Age of contactless customers: Drones to replace traditional delivery executives
Unmanned aerial vehicles (UAVs), popularly known as drones, could well replace traditional delivery executives in the country in times to come as the ministry of civic aviation (MoCA) on Tuesday granted conditional exemption from Unmanned Aircraft System Rules, 2021 to 20 entities, including Dunzo and Swiggy, to conduct Beyond Visual Line of Sight (BVLOS) experimental flights of drones
Unmanned aerial vehicles (UAVs), popularly known as drones, could well replace traditional delivery executives in the country in times to come as the ministry of civic aviation (MoCA) on Tuesday granted conditional exemption from Unmanned Aircraft System Rules, 2021 to 20 entities, including Dunzo and Swiggy, to conduct Beyond Visual Line of Sight (BVLOS) experimental flights of drones.
Taking a step towards making home delivery by drones a reality, MoCA said BVLOS trials will help create a framework for future drone deliveries and other major applications using drones. Senior MoCA officials told HT that draft guidelines for BVLOS drone operations will be open for public scrutiny by the end of the year.
In April, MoCA also granted conditional approval to Telangana government for delivering Covid-19 vaccines using drones on an experimental basis. Similar permission was granted to the Indian Council of Medical Research (ICMR) for conducting feasibility study of Covid-19 vaccine delivery using drones, in collaboration with Indian Institute of Technology Kanpur.
MoCA had constituted BVLOS Experiment Assessment and Monitoring Committee (BEAM) with an aim to undertake BVLOS experimental drone flights, following which the Directorate General of Civil Aviation (DGCA) had in May 2019 issued an expression of interest (EOI).
Among 34 EOIs evaluated by the committee, 20 were selected for experimental flights. As a result of which, MoCA on Tuesday issued an order granting permission (or conditional exemption) to these selected consortia to conduct experiment flights for one year or until further orders, whichever is earlier.
The concept of drone delivery has, however, already taken roots in some countries with self-flying drones, from delivering Covid-19 vaccines in Ghana, a country in West Africa, to global e-commerce platforms (such as Amazon) planning to complete their deliveries by unmanned machines in the sky.
Back home, in 2014, a local eatery in Mumbai, as a test flight, used a drone for delivering a pizza, making it the first city in the country to adopt high-technology in food delivery.
Soon after the unlocking of the economy in June last year, DGCA granted approvals to food start-ups such as Zomato, Swiggy and Dunzo to start testing BVLOS operation drones for deliveries. In such operations, drones fly without a pilot maintaining visual line of sight on the aircraft at all times. Instead, the pilot operates the UAV using Remote Pilot Station (RPS) / Ground Control Station (GCS) instruments.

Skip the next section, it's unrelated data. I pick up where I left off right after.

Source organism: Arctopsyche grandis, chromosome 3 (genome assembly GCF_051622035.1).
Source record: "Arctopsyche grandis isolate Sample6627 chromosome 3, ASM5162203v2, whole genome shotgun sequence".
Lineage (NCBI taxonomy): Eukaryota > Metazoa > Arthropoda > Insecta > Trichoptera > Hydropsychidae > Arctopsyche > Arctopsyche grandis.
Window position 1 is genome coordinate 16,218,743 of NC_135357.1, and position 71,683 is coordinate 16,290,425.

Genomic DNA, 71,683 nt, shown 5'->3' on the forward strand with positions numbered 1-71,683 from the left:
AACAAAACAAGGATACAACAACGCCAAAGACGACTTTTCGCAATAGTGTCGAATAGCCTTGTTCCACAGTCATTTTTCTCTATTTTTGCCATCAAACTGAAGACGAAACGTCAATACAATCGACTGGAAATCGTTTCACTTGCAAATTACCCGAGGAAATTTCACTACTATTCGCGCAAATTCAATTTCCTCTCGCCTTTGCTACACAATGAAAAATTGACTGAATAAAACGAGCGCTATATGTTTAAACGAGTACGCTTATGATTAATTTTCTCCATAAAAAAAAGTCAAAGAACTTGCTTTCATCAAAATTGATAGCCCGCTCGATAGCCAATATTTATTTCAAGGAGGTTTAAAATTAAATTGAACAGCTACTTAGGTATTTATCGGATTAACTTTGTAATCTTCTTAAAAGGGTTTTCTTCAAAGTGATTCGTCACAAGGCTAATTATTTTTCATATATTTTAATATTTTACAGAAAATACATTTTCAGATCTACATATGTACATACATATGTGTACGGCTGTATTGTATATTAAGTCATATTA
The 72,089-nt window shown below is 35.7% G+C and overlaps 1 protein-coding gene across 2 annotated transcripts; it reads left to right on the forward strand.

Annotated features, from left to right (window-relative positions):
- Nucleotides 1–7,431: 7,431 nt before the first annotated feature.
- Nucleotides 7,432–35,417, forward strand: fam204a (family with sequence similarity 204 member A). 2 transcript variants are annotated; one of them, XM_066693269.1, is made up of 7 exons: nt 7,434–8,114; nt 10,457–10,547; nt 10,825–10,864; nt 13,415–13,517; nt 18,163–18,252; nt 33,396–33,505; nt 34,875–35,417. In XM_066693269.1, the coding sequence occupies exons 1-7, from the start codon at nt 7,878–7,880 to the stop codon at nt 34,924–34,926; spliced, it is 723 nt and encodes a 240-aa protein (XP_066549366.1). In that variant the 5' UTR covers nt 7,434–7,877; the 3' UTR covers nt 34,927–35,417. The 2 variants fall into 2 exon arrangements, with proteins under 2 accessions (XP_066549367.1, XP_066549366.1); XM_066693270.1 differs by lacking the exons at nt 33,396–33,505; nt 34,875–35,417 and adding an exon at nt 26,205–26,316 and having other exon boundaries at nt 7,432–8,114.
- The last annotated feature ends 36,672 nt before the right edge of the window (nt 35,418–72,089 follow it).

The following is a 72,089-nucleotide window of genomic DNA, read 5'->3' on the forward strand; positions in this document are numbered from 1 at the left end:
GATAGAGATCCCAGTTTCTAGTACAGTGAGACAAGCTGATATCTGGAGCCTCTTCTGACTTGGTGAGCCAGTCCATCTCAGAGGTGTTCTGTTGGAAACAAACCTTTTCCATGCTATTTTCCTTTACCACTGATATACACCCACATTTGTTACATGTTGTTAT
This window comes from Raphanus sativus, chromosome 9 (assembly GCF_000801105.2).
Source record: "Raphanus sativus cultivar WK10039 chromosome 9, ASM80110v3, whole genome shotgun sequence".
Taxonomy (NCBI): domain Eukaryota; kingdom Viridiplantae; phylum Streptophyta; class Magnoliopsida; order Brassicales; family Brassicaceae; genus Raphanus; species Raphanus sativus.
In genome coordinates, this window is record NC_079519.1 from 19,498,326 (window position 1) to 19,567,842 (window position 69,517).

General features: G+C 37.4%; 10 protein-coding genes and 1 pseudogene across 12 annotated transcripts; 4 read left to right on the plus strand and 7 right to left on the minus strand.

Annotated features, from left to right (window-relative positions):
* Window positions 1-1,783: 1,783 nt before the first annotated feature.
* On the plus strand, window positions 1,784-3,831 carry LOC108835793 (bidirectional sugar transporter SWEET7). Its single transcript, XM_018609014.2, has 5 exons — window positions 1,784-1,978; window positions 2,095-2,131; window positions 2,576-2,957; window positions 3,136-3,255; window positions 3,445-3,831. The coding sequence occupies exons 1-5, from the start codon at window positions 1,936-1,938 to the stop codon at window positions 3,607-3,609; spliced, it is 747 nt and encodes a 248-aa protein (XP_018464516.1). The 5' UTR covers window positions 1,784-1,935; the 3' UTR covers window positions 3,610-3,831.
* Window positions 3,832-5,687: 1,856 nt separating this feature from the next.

A Dunzo spokesperson said they were working with local authorities in Telangana to commence drone trials for medicine delivery. A comment from Swiggy is awaited.
Ministry officials said use of drones in last-mile deliveries will grow larger in the pandemic-hit world.
Though, in the recently announced norms for drone operations in the country, BVLOS operations for delivery of goods has not been permitted, a senior MoCA official early in March had said that as drones become the new normal, traditional air cargo movement has to dovetail itself with last-mile or first-mile connectivity.
“There are some areas of aviation, particularly in cargo, that need to grow as drones become the new normal. The civil aviation ministry may very shortly put in place a platform and rules, which will make air cargo grow as well,” Vandana Aggarwal, senior economic advisor in MoCA, had said.
The Unmanned Aircraft System Rules, 2021, notified on March 12, spells out the terms of usage of drones by individuals and businesses. It also lays down rules for terms of research, testing, production, and import of such vehicles. The rule allows drones to be used to conduct surveys, for photography, security, information gathering purposes, disaster management, and surveillance operations.
However, MoCA joint secretary and head of the drones division Amber Dubey said draft guidelines for BVLOS operations are expected to come by the end of this year.
“After test flights are conducted, test results and proof of concept submitted by consortia will be scrutinised by DGCA. Post which, draft guidelines will be issued and will be open for public feedback before issuing the notification,” said Dubey adding, “Thereafter guidelines are expected to be issued by year-end.”
A DGCA official said, “Trial flights will be affected by upcoming monsoon season and winter fog in certain parts of India. One cannot rush the trials since it has safety, national security, data security and privacy concerns.”
Chirag Sharma, co-founder and chief executive officer of Delhi-based Drone Destination Pvt Ltd, said drones, owing to its autonomous capabilities, will play a key role in last-mile logistics, especially in hard-to-access areas. “Heavy lift drones with payload carrying capacity of over 5kg can be used to transport essential food and supplies, medicines and blood samples,” said Sharma, adding that a restaurant-to-home food delivery is still some time away from an Indian UAS operations perspective.
“We will need drone ports in the future to enable large-scale drone powered logistics. Certain delivery companies like Zomato, Swiggy, Dunzo will be conducting government-approved trials in the next two to three months. Once learnings from the trials have been adopted and standard operating procedures (SOPs) are in place, we could see real-time implementation in the coming two to three years,” Sharma added.